Exhibition about Russia’s crimes against media in Ukraine opens in Kyiv
Photo exhibition The War Is Not Over Yet opened in the Taras Shevchenko Park in Kyiv on June 23. The exhibition aims to tell about the journalists who make the world aware of Russia’s war against Ukraine: who have been killed, injured, come under fire, captured or persecuted since the beginning of the full-scale invasion. They are the ones who draw the attention of the international community to the events in Ukraine and remind everyone that the war is not over yet. The photo exhibition records Russian crimes against the media from February 24, 2022.
Yuri Makarov and Olha Snitsarchuk became the hosts of the opening ceremony. The exhibition was opened by media professionals who represented their fallen colleagues or told about their work during the war.
Anastasiya Blyshchyk, a journalist and correspondent for Ukraine 24 TV channel, spoke about Oleksandr Makhov, her fiancé, journalist, and serviceman, who had been killed in Kharkiv region on May 4, 2022. He worked for many years for Ukraine and Ukraine 24 TV channels as a war correspondent and covered the war in eastern Ukraine. He went to the combat zone first as a journalist and voluntarily joined the Armed Forces of Ukraine in 2015. Makhov had the Voenkor podcast and conducted training sessions for war correspondents. In October 2021, he began working for Dom TV channel. Makhov went to the front as a serviceman on the first day of Russia’s full-scale invasion. He had the call sign “Journalist”. In April, he turned 36 years old.
“Less than a week before the large-scale Russian invasion, Oleksandr was on a visit to Donbas. On February 24, he came to Kyiv, picked me up from work, we came home, and I told him: ‘You’re tired, you’ve been driving for so long, have a rest, maybe, sleep, and tomorrow we’ll go to a military registration and enlistment office.’ And he told me: ‘Well, you read the news, you see that civilians are dying, my friends are dying, I can’t do that, I won’t fall asleep.’ And then we went with him to the military registration and enlistment office. And for 70 days, he fought for all of us and, in addition to protecting us all, he shot videos on his mobile phone for his future documentary and wrote,” said Anastasiya.
Radio Liberty correspondent Maryan Kushnir also spoke about the specifics of work during the war. On March 11, 2022, he suffered a concussion in a Russian missile strike in Baryshivka, Kyiv region. In recent months, Kushnir has been working in Kharkiv and Donetsk regions.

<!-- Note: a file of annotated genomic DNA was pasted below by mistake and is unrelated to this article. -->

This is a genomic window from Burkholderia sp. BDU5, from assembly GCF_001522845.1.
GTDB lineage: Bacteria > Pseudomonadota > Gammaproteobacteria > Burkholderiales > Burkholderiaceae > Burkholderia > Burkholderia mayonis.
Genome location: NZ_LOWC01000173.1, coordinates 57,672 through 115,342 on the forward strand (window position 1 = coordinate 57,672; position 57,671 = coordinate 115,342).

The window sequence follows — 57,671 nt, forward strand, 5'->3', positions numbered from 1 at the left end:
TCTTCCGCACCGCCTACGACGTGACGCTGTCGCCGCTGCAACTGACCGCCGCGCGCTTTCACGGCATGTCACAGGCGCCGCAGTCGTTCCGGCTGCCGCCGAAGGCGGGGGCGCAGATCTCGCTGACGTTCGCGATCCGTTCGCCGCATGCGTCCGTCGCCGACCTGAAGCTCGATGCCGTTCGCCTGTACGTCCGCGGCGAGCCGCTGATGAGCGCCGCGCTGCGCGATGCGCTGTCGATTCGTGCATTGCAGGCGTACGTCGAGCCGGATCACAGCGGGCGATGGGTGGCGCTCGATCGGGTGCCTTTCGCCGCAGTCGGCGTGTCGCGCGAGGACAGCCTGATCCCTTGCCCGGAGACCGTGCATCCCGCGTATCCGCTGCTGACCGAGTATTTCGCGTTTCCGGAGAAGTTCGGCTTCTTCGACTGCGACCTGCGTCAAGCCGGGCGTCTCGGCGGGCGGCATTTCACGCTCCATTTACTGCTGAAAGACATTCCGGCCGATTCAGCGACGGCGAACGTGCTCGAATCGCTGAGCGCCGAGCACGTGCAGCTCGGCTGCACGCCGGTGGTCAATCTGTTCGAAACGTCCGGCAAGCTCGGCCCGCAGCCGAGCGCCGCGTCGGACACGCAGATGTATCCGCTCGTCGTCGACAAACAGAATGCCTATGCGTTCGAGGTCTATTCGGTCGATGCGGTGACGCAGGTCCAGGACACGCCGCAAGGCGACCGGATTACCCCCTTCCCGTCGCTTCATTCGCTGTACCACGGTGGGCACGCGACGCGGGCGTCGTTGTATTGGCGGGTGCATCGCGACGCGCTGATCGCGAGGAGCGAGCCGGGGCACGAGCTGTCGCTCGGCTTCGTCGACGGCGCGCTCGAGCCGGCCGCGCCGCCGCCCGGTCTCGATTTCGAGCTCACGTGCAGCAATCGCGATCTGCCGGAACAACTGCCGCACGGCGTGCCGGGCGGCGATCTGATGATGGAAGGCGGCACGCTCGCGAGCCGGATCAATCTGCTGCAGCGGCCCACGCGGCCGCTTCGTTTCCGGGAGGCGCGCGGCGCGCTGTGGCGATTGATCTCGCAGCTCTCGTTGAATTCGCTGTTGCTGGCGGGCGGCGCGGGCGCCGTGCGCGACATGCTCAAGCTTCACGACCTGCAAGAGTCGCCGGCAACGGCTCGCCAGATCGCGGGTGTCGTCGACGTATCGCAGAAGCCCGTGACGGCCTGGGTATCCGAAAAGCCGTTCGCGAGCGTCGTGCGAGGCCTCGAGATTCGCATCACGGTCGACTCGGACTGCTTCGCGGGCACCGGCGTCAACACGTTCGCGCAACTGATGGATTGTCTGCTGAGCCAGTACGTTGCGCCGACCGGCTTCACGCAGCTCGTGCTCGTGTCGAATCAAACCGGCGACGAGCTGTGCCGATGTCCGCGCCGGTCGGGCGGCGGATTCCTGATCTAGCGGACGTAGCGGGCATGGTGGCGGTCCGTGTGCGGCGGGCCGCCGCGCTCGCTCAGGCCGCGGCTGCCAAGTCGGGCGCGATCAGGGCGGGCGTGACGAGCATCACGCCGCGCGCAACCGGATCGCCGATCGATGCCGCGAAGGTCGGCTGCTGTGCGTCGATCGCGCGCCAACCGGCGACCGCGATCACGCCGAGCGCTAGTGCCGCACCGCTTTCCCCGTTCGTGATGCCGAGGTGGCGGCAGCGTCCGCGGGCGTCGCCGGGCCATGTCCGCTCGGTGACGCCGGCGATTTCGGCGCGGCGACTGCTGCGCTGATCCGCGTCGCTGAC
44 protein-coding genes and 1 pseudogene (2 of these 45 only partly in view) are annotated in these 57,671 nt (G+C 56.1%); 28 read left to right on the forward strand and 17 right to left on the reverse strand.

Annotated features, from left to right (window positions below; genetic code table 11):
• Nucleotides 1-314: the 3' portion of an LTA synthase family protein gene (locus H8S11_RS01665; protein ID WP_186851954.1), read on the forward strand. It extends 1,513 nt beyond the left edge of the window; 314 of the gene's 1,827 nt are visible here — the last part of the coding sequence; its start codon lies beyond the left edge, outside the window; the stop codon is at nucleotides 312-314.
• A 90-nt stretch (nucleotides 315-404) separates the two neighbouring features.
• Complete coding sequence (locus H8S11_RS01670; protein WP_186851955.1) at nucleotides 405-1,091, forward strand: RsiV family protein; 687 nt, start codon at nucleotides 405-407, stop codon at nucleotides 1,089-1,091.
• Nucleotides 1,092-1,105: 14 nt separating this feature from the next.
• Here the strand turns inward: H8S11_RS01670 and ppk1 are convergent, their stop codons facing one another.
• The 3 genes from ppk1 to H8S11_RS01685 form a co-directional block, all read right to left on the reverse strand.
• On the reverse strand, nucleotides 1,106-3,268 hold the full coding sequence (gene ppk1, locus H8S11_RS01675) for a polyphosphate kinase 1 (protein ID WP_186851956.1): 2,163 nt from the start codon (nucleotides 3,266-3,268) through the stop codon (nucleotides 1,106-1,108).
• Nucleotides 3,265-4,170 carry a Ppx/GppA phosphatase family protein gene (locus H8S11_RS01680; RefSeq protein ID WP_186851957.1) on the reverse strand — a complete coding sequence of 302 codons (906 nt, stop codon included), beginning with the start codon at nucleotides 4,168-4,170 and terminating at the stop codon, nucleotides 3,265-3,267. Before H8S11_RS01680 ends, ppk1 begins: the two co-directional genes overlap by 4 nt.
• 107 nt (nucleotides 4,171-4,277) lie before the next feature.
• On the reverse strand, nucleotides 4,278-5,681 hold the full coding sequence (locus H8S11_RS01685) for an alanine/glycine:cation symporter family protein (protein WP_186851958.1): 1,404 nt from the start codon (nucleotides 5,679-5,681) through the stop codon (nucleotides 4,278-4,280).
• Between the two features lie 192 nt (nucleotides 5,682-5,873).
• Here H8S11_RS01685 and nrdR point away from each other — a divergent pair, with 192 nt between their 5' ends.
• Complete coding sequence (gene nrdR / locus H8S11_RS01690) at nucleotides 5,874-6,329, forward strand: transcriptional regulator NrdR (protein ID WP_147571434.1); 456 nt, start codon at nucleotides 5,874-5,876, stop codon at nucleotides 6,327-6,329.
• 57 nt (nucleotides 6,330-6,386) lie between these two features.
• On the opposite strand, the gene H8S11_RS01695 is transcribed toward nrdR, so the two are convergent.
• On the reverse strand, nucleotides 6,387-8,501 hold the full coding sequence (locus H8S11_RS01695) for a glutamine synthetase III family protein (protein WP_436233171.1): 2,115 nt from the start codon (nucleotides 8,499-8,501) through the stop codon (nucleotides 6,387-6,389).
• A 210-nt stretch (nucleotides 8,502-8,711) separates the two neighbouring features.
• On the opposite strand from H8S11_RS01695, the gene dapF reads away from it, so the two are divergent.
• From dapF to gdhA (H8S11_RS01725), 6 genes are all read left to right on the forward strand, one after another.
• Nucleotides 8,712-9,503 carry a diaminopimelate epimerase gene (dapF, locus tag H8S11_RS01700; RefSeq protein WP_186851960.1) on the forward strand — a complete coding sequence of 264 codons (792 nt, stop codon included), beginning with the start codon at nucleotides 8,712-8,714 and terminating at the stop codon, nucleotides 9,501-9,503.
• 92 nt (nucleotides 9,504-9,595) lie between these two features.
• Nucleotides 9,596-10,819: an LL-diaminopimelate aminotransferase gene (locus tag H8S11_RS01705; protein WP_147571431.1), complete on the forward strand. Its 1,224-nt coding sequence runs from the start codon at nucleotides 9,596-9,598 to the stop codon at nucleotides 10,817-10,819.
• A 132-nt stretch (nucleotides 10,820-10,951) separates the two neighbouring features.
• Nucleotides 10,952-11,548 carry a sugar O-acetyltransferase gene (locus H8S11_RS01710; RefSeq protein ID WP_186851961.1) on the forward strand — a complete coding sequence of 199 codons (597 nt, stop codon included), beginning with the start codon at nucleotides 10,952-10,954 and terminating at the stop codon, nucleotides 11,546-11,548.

“We are losing our colleagues, but when we went to the war to film it, we knew that not all of us would return. The war is not over yet, not all of us will return, unfortunately… I don’t think it’s worth standing and crying now. The war will end, we will realize, cry and we will move on, keep developing our journalism,” Maryan Kushnir believes.
Sevgil Musaieva, editor-in-chief of the Ukrayinska Pravda online media outlet, spoke about her classmate, American journalist Brent Renaud, who had been killed in the line of duty in Irpin, Kyiv region, on March 13, 2022. That day, he and a colleague filmed the evacuation of Irpin residents. After crossing a roadblock, Russians shot a car with journalists. Brent Renaud received a fatal wound to the neck. His colleague survived.
“Journalists are always in a hurry, they always want to be the first to report some news. But in my case, it was very scary when I called my sister at eight o’clock in the morning New York time to say that her loved one had been killed and, unfortunately, I could only deliver his body to the United States. The whole world will see the film that Brent made. His colleagues, all of us, did everything possible to make this happen. I think we will be impressed with this work. This is a very important part – for the world to see the truth about what civilians are going through in Ukraine,” Sevgil Musaieva stressed.
Photojournalist Maks Levin was also mentioned at the ceremony. Photographer Oleksiy Furman and director Petro Tsymbal told the story of their colleague. On March 13, Levin and Oleksiy Chernyshov, a serviceman and a former photographer, drove to the village of Huta Mezhyhirska, to film the aftermath of the Russian invasion. They got out of a car and headed towards the village of Moshchun, after which the connection with both of them was lost. On April 1, the police found their bodies. According to Reporters Without Borders’ investigation, both men could have been executed by the Russian military. This year, the jury of the Georgy Gongadze Prize awarded Maks Levin a special prize “For outstanding contribution to the development of Ukrainian photography, devotion to profession and courage.”
The photo exhibition The War Is Not Over Yet in the Taras Shevchenko Park will last until July 6. Then it will be moved to Boyarka, the hometown of murdered journalist and photojournalist Maks Levin.
Video from the exhibition opening is available here.
At the time of preparing the exhibition (June 21, 2022), 33 Ukrainian and foreign journalists were killed (according to the Institute of Mass Information data). Eight of them were killed in the line of duty, 25 – as combatants or as a result of Russian shelling or torture. At least 13 more journalists were injured and at least 15 went missing.
Exhibition organizers: PEN Ukraine, Institute of Mass Information, Human Rights Centre ZMINA, National Museum of the Revolution of Dignity, Lviv Media Forum, Georgy Gongadze Prize supported by Shevchenkivsky District State Administration of Kyiv City and Kyiv City Center for Folk Art and Cultural Studies.